Bridging the Values Gap: How Authentic Organizations Bring Values to Life
Business has a values problem. It's not just spectacular public scandals like Enron (which, incidentally, had a great corporate values statement). Many companies fail to live up to the standards they set for themselves, alienating the public and leaving employees cynical and disengaged resulting in lower productivity, less innovation, and sometimes outright corruption.
The reason, argue top scholars and consultants Edward Freeman and Ellen Auster, is that all too often values are handed down from on high, with little employee input, discussion, or connection to the challenges and opportunities facing the organization. Although the words may be well-intentioned, they aren't reflected in the everyday practices, policies, and processes of the organization. This practically invites disconnects between intention and reality.
To bridge this gap between the talk and the walk, Freeman and Auster provide a process through which organizations can collectively surface deeply held values that truly resonate with everyone, from top to bottom. Their Values Through Conversation (VTC) process focuses on four key types of values conversations: introspective (reflecting on ourselves and how we do things in the organization), historical (exploring our understanding of our past and how it impacts us), connectedness (creating a strong community where we work well together), and aspirational (sharing our hopes and dreams).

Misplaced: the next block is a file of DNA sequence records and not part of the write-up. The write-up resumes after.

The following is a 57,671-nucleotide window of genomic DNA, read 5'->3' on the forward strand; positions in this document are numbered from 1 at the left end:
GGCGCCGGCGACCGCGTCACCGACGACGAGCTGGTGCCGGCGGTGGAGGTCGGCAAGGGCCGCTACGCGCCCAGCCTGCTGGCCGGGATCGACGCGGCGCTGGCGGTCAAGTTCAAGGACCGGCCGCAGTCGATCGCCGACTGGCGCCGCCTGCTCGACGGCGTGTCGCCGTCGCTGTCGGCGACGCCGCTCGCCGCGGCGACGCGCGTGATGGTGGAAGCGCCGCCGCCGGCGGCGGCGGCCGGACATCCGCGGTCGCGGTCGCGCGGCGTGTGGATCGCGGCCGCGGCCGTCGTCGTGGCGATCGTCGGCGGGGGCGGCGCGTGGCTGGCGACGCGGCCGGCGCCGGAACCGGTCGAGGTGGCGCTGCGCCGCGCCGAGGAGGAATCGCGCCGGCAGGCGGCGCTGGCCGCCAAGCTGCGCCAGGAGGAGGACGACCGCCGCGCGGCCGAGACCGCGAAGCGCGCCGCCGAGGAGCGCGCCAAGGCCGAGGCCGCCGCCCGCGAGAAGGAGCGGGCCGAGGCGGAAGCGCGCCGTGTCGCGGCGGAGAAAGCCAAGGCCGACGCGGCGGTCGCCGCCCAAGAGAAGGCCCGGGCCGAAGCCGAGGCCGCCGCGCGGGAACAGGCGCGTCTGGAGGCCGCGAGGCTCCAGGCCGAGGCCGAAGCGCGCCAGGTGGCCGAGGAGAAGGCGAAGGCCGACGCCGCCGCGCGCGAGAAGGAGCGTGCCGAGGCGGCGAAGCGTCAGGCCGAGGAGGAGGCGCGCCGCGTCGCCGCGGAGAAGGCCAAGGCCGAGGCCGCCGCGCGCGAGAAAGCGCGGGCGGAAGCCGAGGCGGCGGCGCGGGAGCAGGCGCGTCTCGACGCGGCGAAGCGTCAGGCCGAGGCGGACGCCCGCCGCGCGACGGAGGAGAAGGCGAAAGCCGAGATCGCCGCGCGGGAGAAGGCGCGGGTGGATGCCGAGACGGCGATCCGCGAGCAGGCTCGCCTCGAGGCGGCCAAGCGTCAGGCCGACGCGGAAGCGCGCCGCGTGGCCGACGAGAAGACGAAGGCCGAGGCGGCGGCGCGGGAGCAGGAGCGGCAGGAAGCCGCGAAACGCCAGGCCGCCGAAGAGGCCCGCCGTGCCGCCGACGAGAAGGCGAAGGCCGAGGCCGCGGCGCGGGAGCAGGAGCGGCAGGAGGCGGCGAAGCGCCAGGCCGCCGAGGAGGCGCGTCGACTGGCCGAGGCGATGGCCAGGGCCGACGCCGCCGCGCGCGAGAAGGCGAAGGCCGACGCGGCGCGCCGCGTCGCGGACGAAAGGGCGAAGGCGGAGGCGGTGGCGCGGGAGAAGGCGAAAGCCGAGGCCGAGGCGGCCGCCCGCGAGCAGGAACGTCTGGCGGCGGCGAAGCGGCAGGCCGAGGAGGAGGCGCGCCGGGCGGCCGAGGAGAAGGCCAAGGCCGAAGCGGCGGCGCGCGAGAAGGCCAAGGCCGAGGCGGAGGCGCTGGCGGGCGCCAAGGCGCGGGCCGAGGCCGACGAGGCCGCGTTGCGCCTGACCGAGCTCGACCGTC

By developing values through discussions casual or formal, one-on-one or in groups VTC ensures that values are dynamic and evolving, not static words on a wall or a website. Freeman and Auster offer advice, real-world examples, and sample questions to help you create values that are authentic and embraced because they are rooted in the lived experience of the organization.
R. Edward Freeman is University Professor, Elis and Signe Olsson Professor, Academic Director of the Business Roundtable Institute for Corporate Ethics, and Senior Fellow of the Ollsson Center for Applied Ethics at the University of Virginia Darden School of Business. Freeman is one of the pioneers in the stakeholder approach to business, which he launched in 1984 in his book Strategic Management: A Stakeholder Approach. He is the recipient of numerous awards and honors for his teaching and work on ethics. He is also a musician and partner in a record company. Author residence: Charlottesville, VA
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